Make it six in a row for Pixar.
The CGI studio extended its perfect streak with “The Incredibles,” which opened at $70.7 million from 3,933 theaters.
Disney set a slew of studio records this weekend. For starters, opening is the best in the studio’s history, outpacing that of the last Pixar toon, “Finding Nemo,” which bowed in May 2003 with $70.3 million.
Beyond the spectacular bow for “Incredibles,” the weekend saw some solid holds for adult fare, including the No. 2 pic “Ray,” from Universal and Bristol Bay Prods., which dipped 31% to $13.8 million in its sophomore session.
Following the biopic was Sony’s “The Grudge” with $13.5 million in its third week (sending cume to $89.6 million) and Lions Gate’s “Saw” with $11.4 million in its second week (cume: $35.7 million). Both pics were down 38%, especially modest drops in the horror genre.
Also noteworthy was Miramax’s “Shall We Dance,” which was down just 10% in its fourth week with $5.7 million. Cume is $42.1 million.
Opening weakly over the frame at No. 5 was Paramount’s “Alfie,” which drew $6.5 million from 2,215 locations.
“Everything went right,” said Disney distrib chief Chuck Viane of the “Incredibles” opening. “It’s the classic example of the historic collaboration of Disney and Pixar.”
In addition to the best Disney opening, “Incredibles,” which battles Warners’ “The Polar Express” for the family aud starting Wednesday, also set the record for the best single day for the studio with $29.4 million on Saturday.
“Incredibles” also outpaced the 2001 Pixar title “Monsters, Inc.” to become the biggest opening November toon (“Monsters” bowed to $62.6 million). Disney has dominated the November toon market, already claiming the eight highest-grossing releases in the month.
Viane said studio exit surveys showed families accounted for 62% of the weekend crowd. But, he noted, that the 38% of adults and teens attending without any children is higher than normal for a toon. “Typically, it takes a week or two for that segment to become that significant a portion of the audience,” he said.
As for “Alfie,” Paramount said its surveys found the aud was dominated by adult femmes, with 69% female and 69% over age 25.
New Line snuck “After the Sunset,” which opens on Nov. 12, at about 1,000 locations on Saturday and said it filled about 85% of its seats. Aud came in evenly split between men and women, with most over the age 30, according to its polls.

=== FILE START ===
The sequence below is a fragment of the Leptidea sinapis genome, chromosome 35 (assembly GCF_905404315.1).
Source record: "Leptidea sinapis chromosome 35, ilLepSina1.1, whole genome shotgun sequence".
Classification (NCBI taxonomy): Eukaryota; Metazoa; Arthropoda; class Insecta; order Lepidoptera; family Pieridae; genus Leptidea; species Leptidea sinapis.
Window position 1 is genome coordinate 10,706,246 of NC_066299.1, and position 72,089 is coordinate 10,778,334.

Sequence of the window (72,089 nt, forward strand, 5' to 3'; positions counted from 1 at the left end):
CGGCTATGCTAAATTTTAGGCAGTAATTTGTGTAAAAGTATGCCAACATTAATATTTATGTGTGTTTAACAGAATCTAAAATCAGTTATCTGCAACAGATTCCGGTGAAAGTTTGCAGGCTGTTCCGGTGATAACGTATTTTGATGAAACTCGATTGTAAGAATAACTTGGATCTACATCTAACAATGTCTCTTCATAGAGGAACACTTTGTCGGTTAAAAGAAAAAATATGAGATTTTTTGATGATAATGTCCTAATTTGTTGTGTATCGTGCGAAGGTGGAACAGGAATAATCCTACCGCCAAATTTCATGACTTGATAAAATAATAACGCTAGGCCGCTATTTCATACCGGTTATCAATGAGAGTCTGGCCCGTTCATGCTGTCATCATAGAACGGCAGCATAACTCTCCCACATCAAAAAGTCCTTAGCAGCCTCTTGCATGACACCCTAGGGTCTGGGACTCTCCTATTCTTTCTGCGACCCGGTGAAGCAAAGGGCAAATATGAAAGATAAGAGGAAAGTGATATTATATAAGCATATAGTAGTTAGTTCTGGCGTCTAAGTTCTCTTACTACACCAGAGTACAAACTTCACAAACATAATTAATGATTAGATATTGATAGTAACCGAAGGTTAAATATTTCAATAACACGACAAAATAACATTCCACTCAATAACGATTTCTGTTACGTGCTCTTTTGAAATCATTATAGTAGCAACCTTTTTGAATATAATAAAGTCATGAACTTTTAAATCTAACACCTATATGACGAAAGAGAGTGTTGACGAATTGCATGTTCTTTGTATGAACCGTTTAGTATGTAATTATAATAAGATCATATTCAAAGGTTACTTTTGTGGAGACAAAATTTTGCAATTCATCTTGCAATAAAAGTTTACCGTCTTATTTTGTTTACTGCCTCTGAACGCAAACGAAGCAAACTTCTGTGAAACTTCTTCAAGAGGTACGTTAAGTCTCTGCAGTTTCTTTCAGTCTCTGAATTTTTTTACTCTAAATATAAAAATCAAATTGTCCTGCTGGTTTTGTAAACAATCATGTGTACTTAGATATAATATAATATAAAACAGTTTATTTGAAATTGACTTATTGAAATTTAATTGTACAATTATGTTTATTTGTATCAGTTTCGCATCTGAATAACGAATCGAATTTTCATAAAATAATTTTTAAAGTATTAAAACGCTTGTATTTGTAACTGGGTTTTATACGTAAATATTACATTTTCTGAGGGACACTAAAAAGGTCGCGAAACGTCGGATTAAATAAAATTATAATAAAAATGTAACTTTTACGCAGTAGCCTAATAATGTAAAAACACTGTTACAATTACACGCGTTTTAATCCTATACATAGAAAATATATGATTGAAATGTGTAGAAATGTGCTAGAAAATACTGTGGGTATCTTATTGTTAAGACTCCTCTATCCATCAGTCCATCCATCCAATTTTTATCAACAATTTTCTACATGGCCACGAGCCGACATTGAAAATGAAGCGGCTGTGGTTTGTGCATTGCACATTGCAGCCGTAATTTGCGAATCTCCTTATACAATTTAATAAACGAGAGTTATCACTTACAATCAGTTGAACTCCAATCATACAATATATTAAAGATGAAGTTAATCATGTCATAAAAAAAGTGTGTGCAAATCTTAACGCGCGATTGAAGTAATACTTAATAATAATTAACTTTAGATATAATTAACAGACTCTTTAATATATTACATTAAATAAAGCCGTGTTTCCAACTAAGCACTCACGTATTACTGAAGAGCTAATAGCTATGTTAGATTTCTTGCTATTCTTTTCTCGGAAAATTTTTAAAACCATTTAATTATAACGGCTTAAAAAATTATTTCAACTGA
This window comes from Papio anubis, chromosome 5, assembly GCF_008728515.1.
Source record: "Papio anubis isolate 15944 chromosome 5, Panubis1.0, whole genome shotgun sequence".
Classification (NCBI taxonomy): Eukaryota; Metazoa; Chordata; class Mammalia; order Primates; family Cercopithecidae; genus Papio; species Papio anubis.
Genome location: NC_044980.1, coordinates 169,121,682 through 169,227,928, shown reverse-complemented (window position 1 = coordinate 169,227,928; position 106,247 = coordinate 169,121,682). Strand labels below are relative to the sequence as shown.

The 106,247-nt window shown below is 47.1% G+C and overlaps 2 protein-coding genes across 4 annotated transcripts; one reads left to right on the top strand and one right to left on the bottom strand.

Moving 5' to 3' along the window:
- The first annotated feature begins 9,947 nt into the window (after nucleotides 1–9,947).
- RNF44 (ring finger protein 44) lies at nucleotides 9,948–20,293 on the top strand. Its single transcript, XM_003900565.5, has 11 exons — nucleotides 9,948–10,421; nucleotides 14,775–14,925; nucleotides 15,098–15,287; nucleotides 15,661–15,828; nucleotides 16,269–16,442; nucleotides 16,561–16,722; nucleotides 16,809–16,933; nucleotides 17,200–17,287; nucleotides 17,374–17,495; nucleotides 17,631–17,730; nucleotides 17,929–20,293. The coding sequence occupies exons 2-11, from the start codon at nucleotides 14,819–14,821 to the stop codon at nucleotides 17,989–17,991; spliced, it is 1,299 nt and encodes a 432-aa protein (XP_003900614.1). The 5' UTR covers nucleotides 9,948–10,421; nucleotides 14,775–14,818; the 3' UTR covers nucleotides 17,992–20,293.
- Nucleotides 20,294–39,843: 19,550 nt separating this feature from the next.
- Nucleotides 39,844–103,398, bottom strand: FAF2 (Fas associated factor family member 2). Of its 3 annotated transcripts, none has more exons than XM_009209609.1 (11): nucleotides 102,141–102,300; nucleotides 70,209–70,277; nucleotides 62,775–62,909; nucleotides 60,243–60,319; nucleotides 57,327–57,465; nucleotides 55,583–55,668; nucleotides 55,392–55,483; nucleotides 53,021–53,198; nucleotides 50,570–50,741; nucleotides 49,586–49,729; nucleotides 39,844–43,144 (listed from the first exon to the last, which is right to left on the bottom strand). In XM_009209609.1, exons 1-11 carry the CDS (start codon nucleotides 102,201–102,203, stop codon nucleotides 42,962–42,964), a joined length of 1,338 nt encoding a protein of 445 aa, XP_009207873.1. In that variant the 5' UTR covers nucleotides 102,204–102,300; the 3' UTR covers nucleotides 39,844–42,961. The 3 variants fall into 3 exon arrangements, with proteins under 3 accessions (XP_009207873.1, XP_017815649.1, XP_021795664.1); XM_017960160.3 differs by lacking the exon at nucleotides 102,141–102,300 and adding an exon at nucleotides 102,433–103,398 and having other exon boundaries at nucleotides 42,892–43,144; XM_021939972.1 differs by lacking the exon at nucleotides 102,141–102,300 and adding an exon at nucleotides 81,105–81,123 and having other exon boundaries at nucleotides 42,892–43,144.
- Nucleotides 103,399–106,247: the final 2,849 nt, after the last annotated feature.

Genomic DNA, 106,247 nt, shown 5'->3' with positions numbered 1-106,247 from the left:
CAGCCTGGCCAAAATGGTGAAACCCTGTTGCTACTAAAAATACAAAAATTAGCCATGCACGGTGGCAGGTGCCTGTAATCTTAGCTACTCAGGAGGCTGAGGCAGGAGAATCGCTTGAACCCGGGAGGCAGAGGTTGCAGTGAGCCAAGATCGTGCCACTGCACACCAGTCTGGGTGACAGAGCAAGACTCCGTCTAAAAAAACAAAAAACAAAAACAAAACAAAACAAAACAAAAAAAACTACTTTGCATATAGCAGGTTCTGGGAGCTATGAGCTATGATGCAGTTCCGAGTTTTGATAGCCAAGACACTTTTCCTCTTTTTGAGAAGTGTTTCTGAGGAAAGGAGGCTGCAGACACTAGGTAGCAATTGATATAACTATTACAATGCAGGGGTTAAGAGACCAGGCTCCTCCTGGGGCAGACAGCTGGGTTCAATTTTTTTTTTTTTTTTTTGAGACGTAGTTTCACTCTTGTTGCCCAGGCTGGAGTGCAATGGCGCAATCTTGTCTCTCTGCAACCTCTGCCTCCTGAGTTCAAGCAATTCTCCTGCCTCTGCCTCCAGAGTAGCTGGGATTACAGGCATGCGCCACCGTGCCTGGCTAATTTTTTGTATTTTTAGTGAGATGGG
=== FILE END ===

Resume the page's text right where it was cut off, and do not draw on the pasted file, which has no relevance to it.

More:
On the limited side of the biz, Paramount Classics bowed Jay-Z concert reel “Fade to Black” to $475,648 from 170 screens. That made for an average of $2,798 per screen. Distrib’s “The Machinist,” in its third week, grossed $61,255 from 13 screens, averaging $4,712, while “Enduring Love” picked up $63,000 in its sophomore session from 24 engagements, averaging $2,625.
Fox Searchlight continues to have success with “Sideways” in select markets. Playing on 66 screens in its third week, pic grossed a little under $1.1 million over the three-day span, averaging $16,136 per screen. Cume is $1.9 million. Distrib head Steve Giulula said plans for expansion call for widening to 150 screens this coming Friday, to 400 on Nov. 15 and finally to a national release pattern by Thanksgiving.
Searchlight’s “I Heart Huckabees” grossed $1.1 million over the weekend from 585 screens, averaging $1,880 in its sixth week. Cume is $10.2 million.
In its fourth week, Sony Pictures Classics’ “Being Julia” grossed $388,534 from 104 screens, giving it an average of $3,736. Cume is a shade shy of $1.3 million.
Focus also saw its “The Motorcycle Diaries” break into eight digits. In its seventh week, now playing on 268 screens, it picked up $966,141 this weekend, an average of $3,605. Cume on the Che Guevera bio is $10.6 million.
“Incredibles” was not able to lift the overall box office market out of its funk, however. Nielsen EDI estimates total weekend biz at $145 million, down 6% from the comparison week in 2003, when “The Matrix Revolutions” and “Elf” opened. Year-to-date, box office is at $7.641 billion, up 2.1% from the $7.480 billion at this point last year.